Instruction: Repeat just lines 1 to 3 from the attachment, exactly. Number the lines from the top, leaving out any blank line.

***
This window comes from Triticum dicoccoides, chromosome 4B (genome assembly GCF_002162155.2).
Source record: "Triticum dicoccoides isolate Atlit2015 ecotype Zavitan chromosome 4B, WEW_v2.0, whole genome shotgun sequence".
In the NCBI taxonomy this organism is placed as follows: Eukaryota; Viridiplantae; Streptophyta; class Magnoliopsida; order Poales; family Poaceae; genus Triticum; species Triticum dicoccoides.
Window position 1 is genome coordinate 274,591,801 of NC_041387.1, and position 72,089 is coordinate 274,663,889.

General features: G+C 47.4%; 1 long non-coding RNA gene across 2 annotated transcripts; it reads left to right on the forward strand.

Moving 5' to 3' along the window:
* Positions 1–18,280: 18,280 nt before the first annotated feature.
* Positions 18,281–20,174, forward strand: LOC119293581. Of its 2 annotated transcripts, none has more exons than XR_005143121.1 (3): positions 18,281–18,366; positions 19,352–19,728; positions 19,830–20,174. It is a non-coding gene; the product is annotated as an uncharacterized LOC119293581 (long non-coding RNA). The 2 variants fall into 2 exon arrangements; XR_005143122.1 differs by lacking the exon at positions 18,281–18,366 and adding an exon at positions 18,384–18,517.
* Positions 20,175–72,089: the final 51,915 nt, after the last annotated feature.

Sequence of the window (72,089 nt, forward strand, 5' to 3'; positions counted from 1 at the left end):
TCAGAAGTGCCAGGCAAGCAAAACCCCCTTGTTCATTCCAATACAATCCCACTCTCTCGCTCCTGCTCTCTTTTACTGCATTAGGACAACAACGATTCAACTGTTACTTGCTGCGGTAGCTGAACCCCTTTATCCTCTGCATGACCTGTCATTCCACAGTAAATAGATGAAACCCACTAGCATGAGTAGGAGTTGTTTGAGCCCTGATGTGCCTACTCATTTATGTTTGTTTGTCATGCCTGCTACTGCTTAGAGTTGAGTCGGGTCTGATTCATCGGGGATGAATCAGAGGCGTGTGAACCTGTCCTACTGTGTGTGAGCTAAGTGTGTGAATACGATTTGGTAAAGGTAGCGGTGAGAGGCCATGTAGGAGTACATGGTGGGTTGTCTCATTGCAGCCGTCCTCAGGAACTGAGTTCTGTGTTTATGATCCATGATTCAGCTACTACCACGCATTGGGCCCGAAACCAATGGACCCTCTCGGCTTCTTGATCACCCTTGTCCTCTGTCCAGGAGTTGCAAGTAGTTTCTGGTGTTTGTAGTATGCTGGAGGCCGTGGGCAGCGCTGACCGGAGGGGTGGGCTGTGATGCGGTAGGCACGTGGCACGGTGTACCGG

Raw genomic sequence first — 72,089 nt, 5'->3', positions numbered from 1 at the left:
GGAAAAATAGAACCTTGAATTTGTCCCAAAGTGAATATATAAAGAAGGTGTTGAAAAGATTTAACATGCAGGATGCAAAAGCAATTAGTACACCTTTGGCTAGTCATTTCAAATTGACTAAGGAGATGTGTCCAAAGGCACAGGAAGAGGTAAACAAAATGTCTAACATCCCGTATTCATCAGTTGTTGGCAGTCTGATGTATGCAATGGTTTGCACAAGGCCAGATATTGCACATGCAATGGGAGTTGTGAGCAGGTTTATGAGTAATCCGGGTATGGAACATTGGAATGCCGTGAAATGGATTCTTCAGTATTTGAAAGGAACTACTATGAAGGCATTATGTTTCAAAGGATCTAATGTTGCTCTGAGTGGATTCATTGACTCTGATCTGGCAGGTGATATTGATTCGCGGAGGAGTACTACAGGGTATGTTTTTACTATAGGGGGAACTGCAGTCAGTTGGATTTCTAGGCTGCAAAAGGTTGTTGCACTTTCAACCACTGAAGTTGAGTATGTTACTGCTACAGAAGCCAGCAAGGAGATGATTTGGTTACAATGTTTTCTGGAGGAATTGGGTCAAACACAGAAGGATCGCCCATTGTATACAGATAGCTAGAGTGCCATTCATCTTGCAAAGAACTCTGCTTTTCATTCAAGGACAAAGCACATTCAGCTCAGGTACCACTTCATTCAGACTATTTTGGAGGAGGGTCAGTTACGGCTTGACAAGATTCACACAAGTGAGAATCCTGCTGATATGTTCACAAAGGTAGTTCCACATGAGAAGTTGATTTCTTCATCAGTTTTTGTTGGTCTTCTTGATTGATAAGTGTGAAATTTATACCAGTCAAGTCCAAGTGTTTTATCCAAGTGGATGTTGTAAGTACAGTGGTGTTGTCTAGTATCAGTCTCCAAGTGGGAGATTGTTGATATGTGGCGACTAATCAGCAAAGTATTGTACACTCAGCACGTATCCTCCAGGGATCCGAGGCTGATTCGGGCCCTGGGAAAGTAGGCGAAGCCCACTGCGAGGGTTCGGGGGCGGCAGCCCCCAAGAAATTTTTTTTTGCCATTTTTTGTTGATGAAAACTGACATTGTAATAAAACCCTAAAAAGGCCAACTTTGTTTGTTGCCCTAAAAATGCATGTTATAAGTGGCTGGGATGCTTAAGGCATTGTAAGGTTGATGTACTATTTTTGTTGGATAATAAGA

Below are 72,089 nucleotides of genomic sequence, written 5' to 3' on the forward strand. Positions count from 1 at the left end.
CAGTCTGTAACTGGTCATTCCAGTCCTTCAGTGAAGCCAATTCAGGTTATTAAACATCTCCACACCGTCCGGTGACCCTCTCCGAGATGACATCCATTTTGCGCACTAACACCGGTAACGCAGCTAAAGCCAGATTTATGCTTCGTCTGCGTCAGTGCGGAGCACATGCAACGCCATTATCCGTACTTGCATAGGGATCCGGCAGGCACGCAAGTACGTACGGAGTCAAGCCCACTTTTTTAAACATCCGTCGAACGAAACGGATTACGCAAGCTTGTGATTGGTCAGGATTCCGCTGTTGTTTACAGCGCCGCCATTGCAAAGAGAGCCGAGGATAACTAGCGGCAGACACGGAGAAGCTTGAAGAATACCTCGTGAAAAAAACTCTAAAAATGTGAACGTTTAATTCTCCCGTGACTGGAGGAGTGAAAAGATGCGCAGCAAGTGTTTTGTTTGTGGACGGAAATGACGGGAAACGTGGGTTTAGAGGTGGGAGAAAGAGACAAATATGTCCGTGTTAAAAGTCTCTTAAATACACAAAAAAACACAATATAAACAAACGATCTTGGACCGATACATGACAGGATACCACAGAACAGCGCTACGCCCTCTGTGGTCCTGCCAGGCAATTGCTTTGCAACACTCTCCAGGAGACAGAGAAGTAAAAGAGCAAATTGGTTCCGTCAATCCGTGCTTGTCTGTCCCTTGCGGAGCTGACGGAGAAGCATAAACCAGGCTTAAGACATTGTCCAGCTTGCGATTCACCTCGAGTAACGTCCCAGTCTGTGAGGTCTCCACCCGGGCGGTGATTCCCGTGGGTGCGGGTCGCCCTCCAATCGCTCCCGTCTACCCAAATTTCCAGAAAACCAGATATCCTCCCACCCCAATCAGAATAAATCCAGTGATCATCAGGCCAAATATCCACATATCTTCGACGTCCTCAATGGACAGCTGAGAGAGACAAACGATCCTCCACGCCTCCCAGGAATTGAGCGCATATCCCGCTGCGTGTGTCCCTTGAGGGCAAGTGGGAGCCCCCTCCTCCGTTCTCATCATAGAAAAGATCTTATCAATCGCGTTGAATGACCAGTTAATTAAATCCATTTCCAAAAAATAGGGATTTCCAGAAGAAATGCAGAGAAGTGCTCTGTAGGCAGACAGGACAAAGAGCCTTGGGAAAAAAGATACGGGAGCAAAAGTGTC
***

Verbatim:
This window comes from Triticum dicoccoides, chromosome 4B (genome assembly GCF_002162155.2).
Source record: "Triticum dicoccoides isolate Atlit2015 ecotype Zavitan chromosome 4B, WEW_v2.0, whole genome shotgun sequence".
In the NCBI taxonomy this organism is placed as follows: Eukaryota; Viridiplantae; Streptophyta; class Magnoliopsida; order Poales; family Poaceae; genus Triticum; species Triticum dicoccoides.